BETHANY - When residents head to the polls in May they will be faced with a unique choice. Which of three first selectman candidates to vote for.

In addition to Democratic First Selectwoman Derrylyn Gorski and Republican Town Treasurer Newton Borgerson, Independent Boaz Its'haky has tossed his hat into the ring for consideration.

When asked why he was challenging the established precedent, Its'haky said raising taxes and offering voters an alternative candidate were at issue.

"I am a very strong believer in choices. And the anticipated increase in taxes in the next five to seven years has me concerned," he said.

When asked what difference he thought he could make Its'haky said he would bring a fresh approach to issues that have been around for many years.

"With the anticipated increase and the additional expenses from the school systems I will bring progressive ideas to generate revenue," he said.

Another reason he said he is running is that he has been seeing signs of continuation of the same historical problems at the high school.

Its'haky said he has been talking to residents about what their concerns are. Themes keep recurring.

"People on a set income are concerned about how they will pay the tax increase and older residents are worried they will have to move to an assisted living facility in another town," he said.

"I am a strong advocate for senior housing. I am thinking that a senior facility that comprises both assisted living and a nursing home combination would work in Bethany," Its'haky said.

"Some of these residents have been in Bethany for generations," he said.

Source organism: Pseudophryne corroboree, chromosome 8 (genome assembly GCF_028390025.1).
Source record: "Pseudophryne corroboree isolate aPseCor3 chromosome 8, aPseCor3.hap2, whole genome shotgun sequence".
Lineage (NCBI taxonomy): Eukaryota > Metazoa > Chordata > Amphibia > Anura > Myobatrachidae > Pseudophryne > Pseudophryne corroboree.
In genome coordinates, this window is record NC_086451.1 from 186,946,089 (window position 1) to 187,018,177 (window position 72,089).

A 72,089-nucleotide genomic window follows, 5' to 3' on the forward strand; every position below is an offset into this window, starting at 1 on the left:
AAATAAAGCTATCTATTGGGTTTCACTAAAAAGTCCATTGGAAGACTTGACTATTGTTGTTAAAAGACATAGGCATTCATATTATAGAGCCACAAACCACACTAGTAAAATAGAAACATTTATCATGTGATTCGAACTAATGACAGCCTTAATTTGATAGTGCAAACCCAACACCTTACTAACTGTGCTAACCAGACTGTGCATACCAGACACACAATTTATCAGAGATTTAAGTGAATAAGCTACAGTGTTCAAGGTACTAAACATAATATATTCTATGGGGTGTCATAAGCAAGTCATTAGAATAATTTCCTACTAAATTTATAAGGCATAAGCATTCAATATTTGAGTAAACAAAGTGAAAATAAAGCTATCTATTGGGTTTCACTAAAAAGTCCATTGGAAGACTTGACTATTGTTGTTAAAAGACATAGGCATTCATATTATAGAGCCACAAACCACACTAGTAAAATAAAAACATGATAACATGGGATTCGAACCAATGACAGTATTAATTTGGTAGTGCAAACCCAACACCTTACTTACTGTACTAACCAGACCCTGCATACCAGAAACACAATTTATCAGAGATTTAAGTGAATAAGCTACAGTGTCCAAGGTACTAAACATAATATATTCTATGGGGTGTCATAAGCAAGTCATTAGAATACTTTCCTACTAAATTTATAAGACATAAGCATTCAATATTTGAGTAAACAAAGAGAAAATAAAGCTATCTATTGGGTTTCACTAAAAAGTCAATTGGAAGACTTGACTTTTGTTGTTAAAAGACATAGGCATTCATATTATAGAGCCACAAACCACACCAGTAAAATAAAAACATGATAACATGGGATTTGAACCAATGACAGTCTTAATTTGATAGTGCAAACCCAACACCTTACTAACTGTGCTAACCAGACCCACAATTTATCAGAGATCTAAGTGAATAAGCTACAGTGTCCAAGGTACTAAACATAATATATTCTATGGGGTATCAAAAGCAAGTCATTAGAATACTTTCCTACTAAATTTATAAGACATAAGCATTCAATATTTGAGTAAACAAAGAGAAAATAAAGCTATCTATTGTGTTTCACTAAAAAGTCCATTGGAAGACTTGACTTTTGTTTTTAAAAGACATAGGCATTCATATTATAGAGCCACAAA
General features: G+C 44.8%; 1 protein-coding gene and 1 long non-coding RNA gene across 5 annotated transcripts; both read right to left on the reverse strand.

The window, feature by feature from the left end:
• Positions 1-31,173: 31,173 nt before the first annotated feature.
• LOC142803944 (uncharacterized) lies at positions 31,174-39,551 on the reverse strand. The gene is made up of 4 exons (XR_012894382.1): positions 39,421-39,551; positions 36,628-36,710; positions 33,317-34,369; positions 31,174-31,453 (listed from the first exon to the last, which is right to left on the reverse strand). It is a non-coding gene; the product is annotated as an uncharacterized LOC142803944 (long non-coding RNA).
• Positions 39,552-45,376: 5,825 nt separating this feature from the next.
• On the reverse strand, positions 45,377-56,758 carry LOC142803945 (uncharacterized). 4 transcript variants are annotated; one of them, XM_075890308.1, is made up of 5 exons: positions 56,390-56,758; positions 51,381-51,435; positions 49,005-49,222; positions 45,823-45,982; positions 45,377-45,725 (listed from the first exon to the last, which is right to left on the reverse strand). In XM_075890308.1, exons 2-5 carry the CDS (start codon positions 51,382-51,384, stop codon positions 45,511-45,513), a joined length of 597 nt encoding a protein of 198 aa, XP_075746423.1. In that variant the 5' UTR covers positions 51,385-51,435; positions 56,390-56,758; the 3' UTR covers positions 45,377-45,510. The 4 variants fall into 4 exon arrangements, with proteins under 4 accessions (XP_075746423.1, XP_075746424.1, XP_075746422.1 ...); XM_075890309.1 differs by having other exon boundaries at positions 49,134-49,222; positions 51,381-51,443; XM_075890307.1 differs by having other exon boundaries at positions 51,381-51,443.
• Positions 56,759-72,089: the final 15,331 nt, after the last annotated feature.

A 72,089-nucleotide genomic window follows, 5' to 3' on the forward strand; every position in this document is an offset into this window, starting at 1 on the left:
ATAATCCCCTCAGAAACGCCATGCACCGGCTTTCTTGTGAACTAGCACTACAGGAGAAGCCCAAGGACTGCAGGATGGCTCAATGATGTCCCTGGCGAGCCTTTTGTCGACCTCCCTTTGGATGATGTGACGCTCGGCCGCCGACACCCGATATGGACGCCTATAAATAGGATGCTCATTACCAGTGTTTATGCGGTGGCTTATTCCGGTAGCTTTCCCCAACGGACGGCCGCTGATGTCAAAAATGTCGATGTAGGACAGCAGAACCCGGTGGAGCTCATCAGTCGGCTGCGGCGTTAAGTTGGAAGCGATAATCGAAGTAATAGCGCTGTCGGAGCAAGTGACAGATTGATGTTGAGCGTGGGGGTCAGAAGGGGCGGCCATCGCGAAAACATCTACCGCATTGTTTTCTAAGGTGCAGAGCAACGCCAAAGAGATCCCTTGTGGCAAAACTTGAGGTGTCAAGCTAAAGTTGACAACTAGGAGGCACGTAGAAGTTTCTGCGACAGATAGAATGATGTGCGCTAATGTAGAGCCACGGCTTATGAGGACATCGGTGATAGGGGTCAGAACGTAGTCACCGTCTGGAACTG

When Gorski learned of a third candidate she said it showed the diversity of Bethany.

"It's an indication of how our small town is growing and changing that someone would feel motivated to step forward, she said.

Borgerson said he barely knew the candidate but looked forward to running against him.

"My only knowledge of him was when he was an applicant before the Planning and Zoning Commission. He was well respected by the Commission. He will add an interesting element to the campaign," Borgerson said.

The licensed acupuncturist was born and raised in Israel. Before moving to Bethany in 1989 he spent eight years in Switzerland.

The 45-year-old practices his art in Bethany, Naugatuck and New York City.

In the spring he will finish his degree in Oriental Medicine.

Currently Its'haky is completing his campaign platform. And said he would share that with readers in the near future.

For now all he would preview is his idea for a better Bethany.

"My vision is a community that supports human life from the first day to the last. Unfortunately that isn't the case for Bethany at the present time," he said.